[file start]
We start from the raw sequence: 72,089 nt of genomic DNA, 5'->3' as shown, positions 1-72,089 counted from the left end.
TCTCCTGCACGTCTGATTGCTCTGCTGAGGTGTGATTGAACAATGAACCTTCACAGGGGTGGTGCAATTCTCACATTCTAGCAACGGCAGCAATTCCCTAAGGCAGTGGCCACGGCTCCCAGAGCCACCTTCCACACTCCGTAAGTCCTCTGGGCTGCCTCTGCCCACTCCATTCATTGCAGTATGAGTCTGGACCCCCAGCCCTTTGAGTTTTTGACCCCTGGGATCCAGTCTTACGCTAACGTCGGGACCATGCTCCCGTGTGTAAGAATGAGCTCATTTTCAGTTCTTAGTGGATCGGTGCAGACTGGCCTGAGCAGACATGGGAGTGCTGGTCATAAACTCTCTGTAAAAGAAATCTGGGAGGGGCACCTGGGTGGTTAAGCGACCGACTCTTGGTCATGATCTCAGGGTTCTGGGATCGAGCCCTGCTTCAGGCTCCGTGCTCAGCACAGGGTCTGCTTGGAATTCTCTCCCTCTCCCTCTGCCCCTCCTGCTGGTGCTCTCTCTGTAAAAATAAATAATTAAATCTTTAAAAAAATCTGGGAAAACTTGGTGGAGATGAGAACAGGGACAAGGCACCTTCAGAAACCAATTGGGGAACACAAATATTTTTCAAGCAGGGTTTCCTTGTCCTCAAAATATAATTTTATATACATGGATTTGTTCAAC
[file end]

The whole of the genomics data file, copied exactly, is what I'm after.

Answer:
We start from the raw sequence: 72,089 nt of genomic DNA, 5'->3' as shown, positions 1-72,089 counted from the left end.
TCTCCTGCACGTCTGATTGCTCTGCTGAGGTGTGATTGAACAATGAACCTTCACAGGGGTGGTGCAATTCTCACATTCTAGCAACGGCAGCAATTCCCTAAGGCAGTGGCCACGGCTCCCAGAGCCACCTTCCACACTCCGTAAGTCCTCTGGGCTGCCTCTGCCCACTCCATTCATTGCAGTATGAGTCTGGACCCCCAGCCCTTTGAGTTTTTGACCCCTGGGATCCAGTCTTACGCTAACGTCGGGACCATGCTCCCGTGTGTAAGAATGAGCTCATTTTCAGTTCTTAGTGGATCGGTGCAGACTGGCCTGAGCAGACATGGGAGTGCTGGTCATAAACTCTCTGTAAAAGAAATCTGGGAGGGGCACCTGGGTGGTTAAGCGACCGACTCTTGGTCATGATCTCAGGGTTCTGGGATCGAGCCCTGCTTCAGGCTCCGTGCTCAGCACAGGGTCTGCTTGGAATTCTCTCCCTCTCCCTCTGCCCCTCCTGCTGGTGCTCTCTCTGTAAAAATAAATAATTAAATCTTTAAAAAAATCTGGGAAAACTTGGTGGAGATGAGAACAGGGACAAGGCACCTTCAGAAACCAATTGGGGAACACAAATATTTTTCAAGCAGGGTTTCCTTGTCCTCAAAATATAATTTTATATACATGGATTTGTTCAAC